While the COVID-19 pandemic has brought much uncertainty into our lives, the sudden shift to working and learning online has made one thing clear: Canadians must get comfortable with rapidly advancing digital technologies — or risk being left behind.
Digital transformation that might have taken years to achieve is now, out of necessity, being undertaken in months, weeks or even days. Virtual platforms like Cisco Webex, Microsoft Teams, Google Meet and Zoom have instantly become the new boardroom, classroom and community gathering space, and everyone needs to pivot and adjust at lightning speed.
At Toronto’s George Brown College, for example, the rapid change brought on by the pandemic accelerated our plans to enhance the digitization of programs and services. It’s turned a spotlight on next-generation methods of teaching and learning, like the virtual gaming simulations we use to help nursing students practise making clinical decisions in a safe, online environment. And it’s made us think creatively about how we deliver work-integrated learning opportunities.
But this is just the beginning in reimagining education.
As George Brown’s vice-president of strategy and innovation, I’m faced with many urgent questions: How can Canada’s polytechnic institutions continue to deliver industry-aligned, hands-on learning in the digital space? How can we not only survive this crisis, but actively grow and improve our services as a result? And how can we do so without leaving anyone behind?
This is a game-changing moment in the evolution of skills development in Canada. In order to ensure that Canadians develop the job skills our economy needs — including digital fluency and the ability to adapt to rapid change — we need a multi-faceted, multi-stakeholder approach that includes support from industry, government and the tech sector.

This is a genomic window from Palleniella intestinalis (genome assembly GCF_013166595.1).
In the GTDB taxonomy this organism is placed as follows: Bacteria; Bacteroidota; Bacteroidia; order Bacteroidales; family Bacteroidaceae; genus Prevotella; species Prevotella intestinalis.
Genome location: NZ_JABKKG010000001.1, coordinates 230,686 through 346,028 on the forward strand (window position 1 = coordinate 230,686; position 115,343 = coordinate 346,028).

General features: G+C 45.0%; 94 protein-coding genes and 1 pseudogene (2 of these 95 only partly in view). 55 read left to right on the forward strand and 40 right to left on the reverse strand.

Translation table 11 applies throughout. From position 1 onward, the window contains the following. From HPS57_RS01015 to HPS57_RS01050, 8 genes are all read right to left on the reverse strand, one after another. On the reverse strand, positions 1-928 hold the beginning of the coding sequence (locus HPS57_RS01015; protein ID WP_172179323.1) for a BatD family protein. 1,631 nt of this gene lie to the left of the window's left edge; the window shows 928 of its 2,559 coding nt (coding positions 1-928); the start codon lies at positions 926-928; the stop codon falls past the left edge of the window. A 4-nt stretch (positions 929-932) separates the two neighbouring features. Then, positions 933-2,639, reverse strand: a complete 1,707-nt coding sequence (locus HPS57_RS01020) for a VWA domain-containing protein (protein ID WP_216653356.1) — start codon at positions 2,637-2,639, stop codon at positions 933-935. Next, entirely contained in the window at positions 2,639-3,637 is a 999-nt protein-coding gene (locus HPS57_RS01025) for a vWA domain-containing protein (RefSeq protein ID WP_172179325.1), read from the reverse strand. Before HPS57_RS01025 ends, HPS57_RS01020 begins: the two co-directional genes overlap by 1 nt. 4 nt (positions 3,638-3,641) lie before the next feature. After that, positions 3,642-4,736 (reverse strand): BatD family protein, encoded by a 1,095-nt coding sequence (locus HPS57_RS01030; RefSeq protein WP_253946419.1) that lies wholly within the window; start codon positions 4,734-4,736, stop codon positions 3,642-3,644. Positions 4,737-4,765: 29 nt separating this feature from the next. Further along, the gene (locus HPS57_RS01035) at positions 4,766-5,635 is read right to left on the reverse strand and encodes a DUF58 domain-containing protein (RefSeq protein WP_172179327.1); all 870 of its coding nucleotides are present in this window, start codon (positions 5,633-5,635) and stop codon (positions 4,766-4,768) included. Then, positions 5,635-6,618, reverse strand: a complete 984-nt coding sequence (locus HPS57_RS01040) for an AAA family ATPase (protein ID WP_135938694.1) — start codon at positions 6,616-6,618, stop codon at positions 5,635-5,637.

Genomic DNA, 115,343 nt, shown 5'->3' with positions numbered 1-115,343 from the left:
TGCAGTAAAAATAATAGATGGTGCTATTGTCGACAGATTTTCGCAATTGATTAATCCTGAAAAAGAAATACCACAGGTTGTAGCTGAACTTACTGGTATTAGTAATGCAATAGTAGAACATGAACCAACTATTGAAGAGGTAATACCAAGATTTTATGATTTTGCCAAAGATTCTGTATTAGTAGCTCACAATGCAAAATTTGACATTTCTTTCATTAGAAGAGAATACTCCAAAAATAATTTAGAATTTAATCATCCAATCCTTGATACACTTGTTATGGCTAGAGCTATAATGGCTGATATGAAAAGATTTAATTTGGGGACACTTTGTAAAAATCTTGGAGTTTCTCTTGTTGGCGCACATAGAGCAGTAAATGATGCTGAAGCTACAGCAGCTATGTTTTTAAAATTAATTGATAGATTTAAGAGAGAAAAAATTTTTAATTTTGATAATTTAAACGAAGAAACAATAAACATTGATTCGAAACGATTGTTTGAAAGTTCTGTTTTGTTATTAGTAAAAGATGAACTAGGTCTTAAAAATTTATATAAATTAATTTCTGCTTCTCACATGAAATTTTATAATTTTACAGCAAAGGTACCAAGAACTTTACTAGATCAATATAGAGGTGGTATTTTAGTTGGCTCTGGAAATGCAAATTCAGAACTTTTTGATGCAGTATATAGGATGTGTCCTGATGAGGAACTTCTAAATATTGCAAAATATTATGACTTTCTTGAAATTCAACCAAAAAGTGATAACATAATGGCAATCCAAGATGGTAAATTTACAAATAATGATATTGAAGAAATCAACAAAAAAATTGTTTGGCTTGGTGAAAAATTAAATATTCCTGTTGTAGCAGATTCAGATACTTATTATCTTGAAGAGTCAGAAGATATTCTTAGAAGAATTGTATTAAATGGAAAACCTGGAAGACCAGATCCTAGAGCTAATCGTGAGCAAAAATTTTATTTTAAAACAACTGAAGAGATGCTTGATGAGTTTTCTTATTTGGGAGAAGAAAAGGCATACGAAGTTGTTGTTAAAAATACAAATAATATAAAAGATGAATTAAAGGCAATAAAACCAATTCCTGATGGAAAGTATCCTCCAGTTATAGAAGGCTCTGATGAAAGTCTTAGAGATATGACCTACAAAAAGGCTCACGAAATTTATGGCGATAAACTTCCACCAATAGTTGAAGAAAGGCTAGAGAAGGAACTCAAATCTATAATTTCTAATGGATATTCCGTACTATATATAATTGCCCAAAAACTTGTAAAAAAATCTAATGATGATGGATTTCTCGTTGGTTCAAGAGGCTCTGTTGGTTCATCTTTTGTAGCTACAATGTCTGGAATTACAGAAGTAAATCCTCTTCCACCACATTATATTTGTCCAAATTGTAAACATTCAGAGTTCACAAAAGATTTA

Working together is the only way to reimagine and redefine the future of post-secondary education.
This partnership mindset must also apply to the students we serve. In a world of on-demand services, post-secondary institutions need to engage learners in the way that works best for them — offering convenient, personalized learning experiences that are available anytime, anywhere.
We must adopt teaching methods and technology platforms that truly meet the needs of our learners — not just the newest, shiniest thing, but also the best thing. And as we make these changes, we need to listen to what our students are telling us about their experience — the good, the bad, the reaction GIFs — and use that feedback to continually improve.
But not all issues can be addressed at the post-secondary level. As many aspects of life have shifted online, we’ve seen a digital divide, with students and workers in rural areas limited by a lack of access to high-speed, broadband internet.
I was heartened to see the federal government commit in its throne speech to accelerating the Universal Broadband Fund and ensuring that all Canadians have access to high-speed internet. We’ll need this national level of support to ensure that everyone is able to participate in this digital world.
When I think about the long-term impacts of the pandemic, my biggest fear is not that it will shake up post-secondary education too much. What really keeps me up at night is worrying that, once the worst is behind us, we may be tempted to return to old ways of doing things.
But the way we did things yesterday is not right for tomorrow.
Previous generations of students couldn’t have imagined taking college courses via video conferencing or engaging in virtual simulations, just as they couldn’t have wrapped their heads around recently launched George Brown programs such as Service Robotics or Blockchain Development.
Education can, and must, evolve, just as the labour market has evolved. To do so, we require broad-based support that brings together multiple levels of government, industry partners and educators.
Together, we can help build a more innovative tomorrow — and put measures in place to ensure that nobody is left behind.